In-state undergraduate students at Wright State can save up to 20 percent on three credit hours by taking summer classes.
The price cut is part of a rebate plan that allows students to save money if they take classes during the summer semester.
The discount allows students to save as much as $236 on courses at Wright State’s Dayton Campus and up to $159 at the Lake Campus this summer, according to the university.
Students can take advantage of the discount until the deadline to register for classes on May 7, said spokesperson Seth Bauguess. Summer classes at Wright State start May 8.
To be eligible for the rebate, students must complete at least 24 total credit hours during the fall 2016 and spring 2017 semesters. High school students who have completed 24 credit hours through Ohio’s College Credit Plus program at WSU are also eligible.
More than 2,000 students took advantage of the rebate program last summer, amounting to a combined savings of about $461,000 in tuition, Bauguess said.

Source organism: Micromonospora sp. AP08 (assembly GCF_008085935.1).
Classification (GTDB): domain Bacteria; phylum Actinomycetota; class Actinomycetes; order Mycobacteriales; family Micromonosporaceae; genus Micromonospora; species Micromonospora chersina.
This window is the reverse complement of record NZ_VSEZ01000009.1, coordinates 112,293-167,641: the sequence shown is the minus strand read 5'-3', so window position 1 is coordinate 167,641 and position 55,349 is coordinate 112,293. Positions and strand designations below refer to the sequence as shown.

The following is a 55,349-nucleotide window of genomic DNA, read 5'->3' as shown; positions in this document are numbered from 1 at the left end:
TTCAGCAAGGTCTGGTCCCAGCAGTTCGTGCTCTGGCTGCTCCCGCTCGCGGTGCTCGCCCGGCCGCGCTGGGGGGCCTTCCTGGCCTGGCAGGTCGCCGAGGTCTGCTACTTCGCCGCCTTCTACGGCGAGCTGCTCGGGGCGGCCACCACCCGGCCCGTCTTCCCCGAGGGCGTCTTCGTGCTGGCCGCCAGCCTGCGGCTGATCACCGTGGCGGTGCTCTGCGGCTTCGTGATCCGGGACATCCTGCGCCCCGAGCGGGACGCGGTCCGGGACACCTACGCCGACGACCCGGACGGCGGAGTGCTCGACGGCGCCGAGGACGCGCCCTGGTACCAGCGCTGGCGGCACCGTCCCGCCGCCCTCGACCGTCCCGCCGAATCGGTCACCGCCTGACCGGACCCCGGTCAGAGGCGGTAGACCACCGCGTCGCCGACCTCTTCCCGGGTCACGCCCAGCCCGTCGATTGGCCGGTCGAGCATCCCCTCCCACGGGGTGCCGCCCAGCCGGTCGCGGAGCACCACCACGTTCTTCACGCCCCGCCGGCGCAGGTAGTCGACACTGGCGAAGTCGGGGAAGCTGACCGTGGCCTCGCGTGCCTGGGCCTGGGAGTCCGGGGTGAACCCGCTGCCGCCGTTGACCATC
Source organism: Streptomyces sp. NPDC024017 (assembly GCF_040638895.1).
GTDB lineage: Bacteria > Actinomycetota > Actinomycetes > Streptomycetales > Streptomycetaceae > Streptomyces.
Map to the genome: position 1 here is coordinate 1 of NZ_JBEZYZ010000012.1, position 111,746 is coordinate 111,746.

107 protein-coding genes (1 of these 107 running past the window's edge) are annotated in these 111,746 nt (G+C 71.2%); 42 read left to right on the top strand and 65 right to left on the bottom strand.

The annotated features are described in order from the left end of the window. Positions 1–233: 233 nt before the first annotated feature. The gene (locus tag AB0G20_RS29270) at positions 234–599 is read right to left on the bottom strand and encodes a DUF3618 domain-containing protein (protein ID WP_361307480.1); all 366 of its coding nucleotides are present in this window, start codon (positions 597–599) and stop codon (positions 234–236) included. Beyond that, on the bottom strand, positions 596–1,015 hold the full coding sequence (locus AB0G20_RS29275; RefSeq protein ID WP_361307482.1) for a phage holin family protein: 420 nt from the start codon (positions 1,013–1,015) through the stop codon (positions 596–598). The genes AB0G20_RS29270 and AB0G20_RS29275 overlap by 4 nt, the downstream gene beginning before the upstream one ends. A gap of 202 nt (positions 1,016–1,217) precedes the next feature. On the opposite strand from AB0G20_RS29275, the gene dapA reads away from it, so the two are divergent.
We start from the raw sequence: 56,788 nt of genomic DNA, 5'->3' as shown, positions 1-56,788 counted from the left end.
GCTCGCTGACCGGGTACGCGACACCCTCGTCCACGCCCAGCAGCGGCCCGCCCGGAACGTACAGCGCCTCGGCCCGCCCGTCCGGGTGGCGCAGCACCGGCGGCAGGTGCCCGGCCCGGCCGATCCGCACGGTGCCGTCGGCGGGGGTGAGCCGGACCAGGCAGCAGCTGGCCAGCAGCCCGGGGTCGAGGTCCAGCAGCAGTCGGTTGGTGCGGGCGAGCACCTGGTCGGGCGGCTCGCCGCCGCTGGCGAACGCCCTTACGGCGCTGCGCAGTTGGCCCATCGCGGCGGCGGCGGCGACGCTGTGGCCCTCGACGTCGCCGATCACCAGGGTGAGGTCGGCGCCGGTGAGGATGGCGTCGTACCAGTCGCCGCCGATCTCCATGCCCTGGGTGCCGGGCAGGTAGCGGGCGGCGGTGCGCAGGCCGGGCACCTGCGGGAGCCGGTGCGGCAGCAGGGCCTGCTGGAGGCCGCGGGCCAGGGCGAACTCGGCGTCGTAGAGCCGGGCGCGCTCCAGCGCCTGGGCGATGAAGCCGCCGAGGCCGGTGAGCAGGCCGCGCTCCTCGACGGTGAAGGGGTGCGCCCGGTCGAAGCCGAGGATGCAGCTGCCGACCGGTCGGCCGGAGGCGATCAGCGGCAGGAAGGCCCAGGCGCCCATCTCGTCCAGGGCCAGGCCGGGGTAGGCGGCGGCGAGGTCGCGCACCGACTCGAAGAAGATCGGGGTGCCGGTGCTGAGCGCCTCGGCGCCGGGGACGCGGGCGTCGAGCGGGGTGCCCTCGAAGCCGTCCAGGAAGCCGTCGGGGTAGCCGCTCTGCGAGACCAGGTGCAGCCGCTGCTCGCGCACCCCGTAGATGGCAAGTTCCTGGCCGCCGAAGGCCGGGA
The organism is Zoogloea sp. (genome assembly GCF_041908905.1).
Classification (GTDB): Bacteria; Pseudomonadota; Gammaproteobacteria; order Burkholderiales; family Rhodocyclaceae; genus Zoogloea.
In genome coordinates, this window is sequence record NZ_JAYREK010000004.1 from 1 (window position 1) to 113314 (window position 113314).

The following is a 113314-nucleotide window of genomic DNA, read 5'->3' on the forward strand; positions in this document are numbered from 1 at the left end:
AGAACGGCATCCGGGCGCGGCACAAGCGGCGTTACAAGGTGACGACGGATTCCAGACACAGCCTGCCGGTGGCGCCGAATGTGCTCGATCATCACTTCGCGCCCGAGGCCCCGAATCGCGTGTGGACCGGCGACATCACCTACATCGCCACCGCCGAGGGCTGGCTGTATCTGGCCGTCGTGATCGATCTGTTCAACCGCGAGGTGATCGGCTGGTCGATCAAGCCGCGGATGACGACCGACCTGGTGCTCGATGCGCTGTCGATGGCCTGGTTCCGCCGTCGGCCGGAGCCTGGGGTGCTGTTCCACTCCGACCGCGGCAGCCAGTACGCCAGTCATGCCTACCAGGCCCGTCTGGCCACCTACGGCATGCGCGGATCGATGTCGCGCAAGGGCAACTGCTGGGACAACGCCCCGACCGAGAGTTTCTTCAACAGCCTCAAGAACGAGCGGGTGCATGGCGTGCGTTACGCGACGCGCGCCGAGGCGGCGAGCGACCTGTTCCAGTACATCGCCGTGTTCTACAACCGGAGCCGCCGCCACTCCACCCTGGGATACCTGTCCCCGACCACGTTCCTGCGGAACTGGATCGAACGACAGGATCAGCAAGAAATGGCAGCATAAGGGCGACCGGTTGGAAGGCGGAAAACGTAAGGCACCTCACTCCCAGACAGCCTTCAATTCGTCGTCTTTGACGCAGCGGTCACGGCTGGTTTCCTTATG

“We are trying to save students money as quickly as we can,” said WSU Provost Thomas Sudkamp. “The Summer Tuition Rebate had immediate impact on the cost of attendance for Ohio undergraduate students last summer and we hope next summer it will have the same or greater impact.”
The rebate program was created in response to Ohio House Bill 64, which requires colleges to develop ways to make college more affordable, according to the university.
WSU said it is implementing other measures to help students save money, including reducing to 120 the number of required credit hours students must take in order to graduate.
Previously, bachelor’s degree programs ranged from 120 to 136 credit hours, Bauguess said. Most programs had credit hour requirements reduced between the spring and fall of 2016.
“Reducing the number of credit hours helps to streamline programs while continuing to prepare students for academic success and allowing them to graduate within four years,” said Amanda Steele-Middleton, university registrar.
That equates to 15 credit hours per semester, which Steele-Middleton said is in line with standards nationally.